Kolbong – Karmi Farm Guesthouse

After our stay in Darjeeling, we boarded some jeeps to take us across the valley and up the opposing mountainside. The drive takes a bit over two hours, walking takes closer to six. Since the roads are not as traveled as those leading up to Darjeeling the roads are steep dirt and stone roads. You can only make it up in a jeep or in a pick-up truck with serious horse power. Encountering drivers headed the opposite direction is also an interesting experience. Often, both parties refuse to move and when someone does move, it involves a precarious reversal on the narrow roads with a steep drop to one side. The funniest part about the drive was that someone had fashioned a swing set for a kid, with the swing part directly in the middle of the road.

Our destination was the tiny town of Kolbong, and more specifically, the Karmi Farm Guesthouse. The guesthouse is run by Andrew, a fellow in his 50’s who is half Scottish and half Indian from the region. The initial parts of the home were built in the 1930’s by Andrew’s maternal grandparents but his family has roots in the village that can be traced back hundreds of years. His family used to live higher up the mountain, but the water situation up high was difficult so they built the home in the current location. His family also had another home south of the current place that they built in the 1720’s which the family donated to Buddhist monks in the 1780’s.

Andrew spends 8 months in Kolbong, and 4 months in Spain during the rainy season. He employs a number of people to help him take care of the home, and their families live with him on the property. They also take care of the home while he is away during the rainy season–apparently the humidity is so bad that the counters need to be constantly wiped down and fires need to be lit, otherwise the whole place would be covered in fungi by the end of the rainy season.

As you can see from the pictures below, the guesthouse is beautiful, and the pictures truly do not do the place justice. The outdoor seating area that you see in the first photo has breathtaking views of the valley. My room was just below, a cozy little room that looks out onto the garden. I would highly recommend this as a place to decompress for a couple of days after a hectic trip through India. Despite being really isolated, it has boiling hot water 24/7 and Andrew’s helpers can put together some fantastic meals:

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Below is a photo of the main home. There are two rooms for guests in the home as well as Andrew’s residence, and it also has the sitting area, kitchen and dinning room:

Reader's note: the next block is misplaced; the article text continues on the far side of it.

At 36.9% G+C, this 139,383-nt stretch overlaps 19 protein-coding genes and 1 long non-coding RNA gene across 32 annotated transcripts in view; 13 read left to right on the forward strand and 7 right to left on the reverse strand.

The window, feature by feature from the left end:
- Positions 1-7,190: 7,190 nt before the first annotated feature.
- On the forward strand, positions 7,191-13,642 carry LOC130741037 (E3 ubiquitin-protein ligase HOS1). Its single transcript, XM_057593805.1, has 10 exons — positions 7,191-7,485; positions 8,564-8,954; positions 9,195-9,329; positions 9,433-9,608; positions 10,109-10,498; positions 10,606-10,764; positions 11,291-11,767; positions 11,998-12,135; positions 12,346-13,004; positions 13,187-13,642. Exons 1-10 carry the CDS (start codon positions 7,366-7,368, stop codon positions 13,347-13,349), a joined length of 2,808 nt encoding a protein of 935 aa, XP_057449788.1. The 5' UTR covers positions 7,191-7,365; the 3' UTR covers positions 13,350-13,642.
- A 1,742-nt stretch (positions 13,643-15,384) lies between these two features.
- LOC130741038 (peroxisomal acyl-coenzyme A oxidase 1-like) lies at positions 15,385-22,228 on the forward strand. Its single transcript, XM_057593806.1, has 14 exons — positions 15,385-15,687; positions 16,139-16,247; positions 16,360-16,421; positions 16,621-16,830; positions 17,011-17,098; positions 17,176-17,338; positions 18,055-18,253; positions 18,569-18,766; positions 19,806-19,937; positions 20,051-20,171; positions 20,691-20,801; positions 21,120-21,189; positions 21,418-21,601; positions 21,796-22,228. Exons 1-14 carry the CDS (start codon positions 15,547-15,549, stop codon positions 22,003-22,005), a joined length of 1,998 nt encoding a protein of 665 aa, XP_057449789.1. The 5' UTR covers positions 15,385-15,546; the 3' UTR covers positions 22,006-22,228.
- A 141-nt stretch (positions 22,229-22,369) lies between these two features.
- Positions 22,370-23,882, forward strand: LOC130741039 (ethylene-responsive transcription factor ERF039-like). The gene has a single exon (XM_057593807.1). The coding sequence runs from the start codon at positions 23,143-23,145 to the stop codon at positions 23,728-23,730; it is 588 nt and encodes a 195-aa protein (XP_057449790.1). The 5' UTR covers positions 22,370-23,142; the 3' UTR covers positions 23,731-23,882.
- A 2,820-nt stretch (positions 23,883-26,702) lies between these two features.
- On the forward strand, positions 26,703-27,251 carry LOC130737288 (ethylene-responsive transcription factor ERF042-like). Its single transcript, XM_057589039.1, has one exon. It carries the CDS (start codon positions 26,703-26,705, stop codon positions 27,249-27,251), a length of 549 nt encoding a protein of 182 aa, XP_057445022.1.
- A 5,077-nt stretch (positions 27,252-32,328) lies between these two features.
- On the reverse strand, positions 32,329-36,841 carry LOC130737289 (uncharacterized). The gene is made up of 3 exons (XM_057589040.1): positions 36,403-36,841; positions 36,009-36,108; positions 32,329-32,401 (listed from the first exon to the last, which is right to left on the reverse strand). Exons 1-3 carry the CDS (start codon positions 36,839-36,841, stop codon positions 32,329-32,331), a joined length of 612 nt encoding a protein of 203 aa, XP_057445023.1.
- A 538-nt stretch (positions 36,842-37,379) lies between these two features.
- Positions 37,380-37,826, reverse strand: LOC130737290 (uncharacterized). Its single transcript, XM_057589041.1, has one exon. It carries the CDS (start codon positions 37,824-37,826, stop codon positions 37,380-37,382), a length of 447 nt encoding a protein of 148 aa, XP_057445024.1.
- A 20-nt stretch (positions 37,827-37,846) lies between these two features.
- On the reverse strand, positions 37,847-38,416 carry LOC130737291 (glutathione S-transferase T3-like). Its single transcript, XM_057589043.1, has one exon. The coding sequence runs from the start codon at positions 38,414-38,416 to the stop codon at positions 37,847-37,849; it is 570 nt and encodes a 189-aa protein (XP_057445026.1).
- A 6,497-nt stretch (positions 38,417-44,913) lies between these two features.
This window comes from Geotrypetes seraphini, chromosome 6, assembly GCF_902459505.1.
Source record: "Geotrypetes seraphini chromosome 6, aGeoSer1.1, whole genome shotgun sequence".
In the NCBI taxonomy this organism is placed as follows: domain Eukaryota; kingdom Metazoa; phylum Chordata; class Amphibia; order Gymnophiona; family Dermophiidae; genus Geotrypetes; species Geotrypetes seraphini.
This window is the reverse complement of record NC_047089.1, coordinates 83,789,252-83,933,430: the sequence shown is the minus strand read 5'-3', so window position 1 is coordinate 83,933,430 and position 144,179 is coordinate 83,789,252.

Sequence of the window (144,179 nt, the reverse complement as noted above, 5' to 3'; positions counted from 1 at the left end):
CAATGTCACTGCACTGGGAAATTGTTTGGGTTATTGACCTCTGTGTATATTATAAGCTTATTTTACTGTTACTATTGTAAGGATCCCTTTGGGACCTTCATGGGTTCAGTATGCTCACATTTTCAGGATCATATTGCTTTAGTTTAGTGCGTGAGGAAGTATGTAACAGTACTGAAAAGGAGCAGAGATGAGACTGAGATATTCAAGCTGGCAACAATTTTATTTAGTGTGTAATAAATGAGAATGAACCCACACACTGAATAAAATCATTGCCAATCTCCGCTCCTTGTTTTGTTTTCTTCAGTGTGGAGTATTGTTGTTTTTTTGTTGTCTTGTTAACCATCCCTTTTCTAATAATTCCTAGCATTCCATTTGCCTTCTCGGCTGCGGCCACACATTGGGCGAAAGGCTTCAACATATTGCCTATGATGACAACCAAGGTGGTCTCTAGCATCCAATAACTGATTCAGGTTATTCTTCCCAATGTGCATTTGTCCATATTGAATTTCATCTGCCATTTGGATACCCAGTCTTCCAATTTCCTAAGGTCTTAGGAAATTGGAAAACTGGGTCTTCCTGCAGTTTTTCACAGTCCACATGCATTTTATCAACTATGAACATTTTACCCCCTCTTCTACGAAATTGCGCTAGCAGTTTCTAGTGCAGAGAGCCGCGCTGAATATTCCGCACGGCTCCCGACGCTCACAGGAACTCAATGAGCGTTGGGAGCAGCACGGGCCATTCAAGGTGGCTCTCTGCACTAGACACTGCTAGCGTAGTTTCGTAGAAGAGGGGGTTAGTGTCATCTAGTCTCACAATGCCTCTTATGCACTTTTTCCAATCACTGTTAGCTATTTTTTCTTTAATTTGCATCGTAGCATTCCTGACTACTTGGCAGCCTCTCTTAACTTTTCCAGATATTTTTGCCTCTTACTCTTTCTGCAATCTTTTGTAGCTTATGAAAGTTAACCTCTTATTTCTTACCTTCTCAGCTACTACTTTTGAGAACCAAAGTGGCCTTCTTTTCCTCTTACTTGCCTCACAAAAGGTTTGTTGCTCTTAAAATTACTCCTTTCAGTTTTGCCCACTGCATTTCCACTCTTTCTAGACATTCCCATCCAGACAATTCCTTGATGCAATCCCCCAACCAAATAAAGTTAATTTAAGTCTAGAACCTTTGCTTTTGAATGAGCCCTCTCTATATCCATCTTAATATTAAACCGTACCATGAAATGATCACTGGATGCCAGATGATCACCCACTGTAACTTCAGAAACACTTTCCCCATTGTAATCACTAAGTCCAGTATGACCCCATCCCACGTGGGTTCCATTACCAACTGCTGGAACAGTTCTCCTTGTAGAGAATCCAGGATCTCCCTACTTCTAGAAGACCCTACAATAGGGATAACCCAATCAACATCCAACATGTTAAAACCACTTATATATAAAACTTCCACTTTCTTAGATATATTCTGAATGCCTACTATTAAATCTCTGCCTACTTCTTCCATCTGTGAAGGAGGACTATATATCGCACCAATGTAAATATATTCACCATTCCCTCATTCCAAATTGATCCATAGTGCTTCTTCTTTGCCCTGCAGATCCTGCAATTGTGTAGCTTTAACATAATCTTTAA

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The views from the outdoor seating area:

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Below is a photo of the third main building. The families of the helpers live on the bottom floor, and the top floor has a large dormitory for guests that fits approximately 8 people:

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Hey, what can I say, it’s my warmest sweater and it got very chilly in the evenings:

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The cozy little kitchen. The dinning area is off to the left.

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Andrew and many of the locals make their own grain alcohol. I tried a bit and it was quite pleasant. I would guess that it was at about 14% alcohol and tasted remarkably like sake.

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During the following two days, Andrew took us on walks up and down the mountain. We got to visit some farmland, and the views from the walks were lovely, albeit pretty difficult to capture in photos due to the mist. You’ll have to take my word for it, but I did take a few shots along the way:

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One of the reasons why Dragoman groups stay at Karmi Farm is to support the medical clinic that Andrew started. When the clinic was initially founded, it was run out of the guesthouse and had an operating budget of approximately $20,000 CDN a year, funded mostly through donations from the U.K.. As the donations diminished and the medical costs increased, they were forced to start charging the families who could afford to pay for their medication. My understanding is that they charge those families the market cost for the medicines that they buy at a discount in bulk, and they use the difference to pay their one full-time staff member, to pay the rent, and to pay for the medications for approximately 300 families that cannot afford them.

However, it should be noted that the clinic provides a great service even for those families who are charged for the medication. For one, their only other option would be to travel to Darjeeling for medical attention and the trip there is long and expensive, and they would also be charged for the medical consult. Also, in addition to helping indigent families with their medication costs, when the clinic is unable to provide the medical care that a poor patient requires, the clinic pays for the transport costs to Darjeeling and for any medical bills.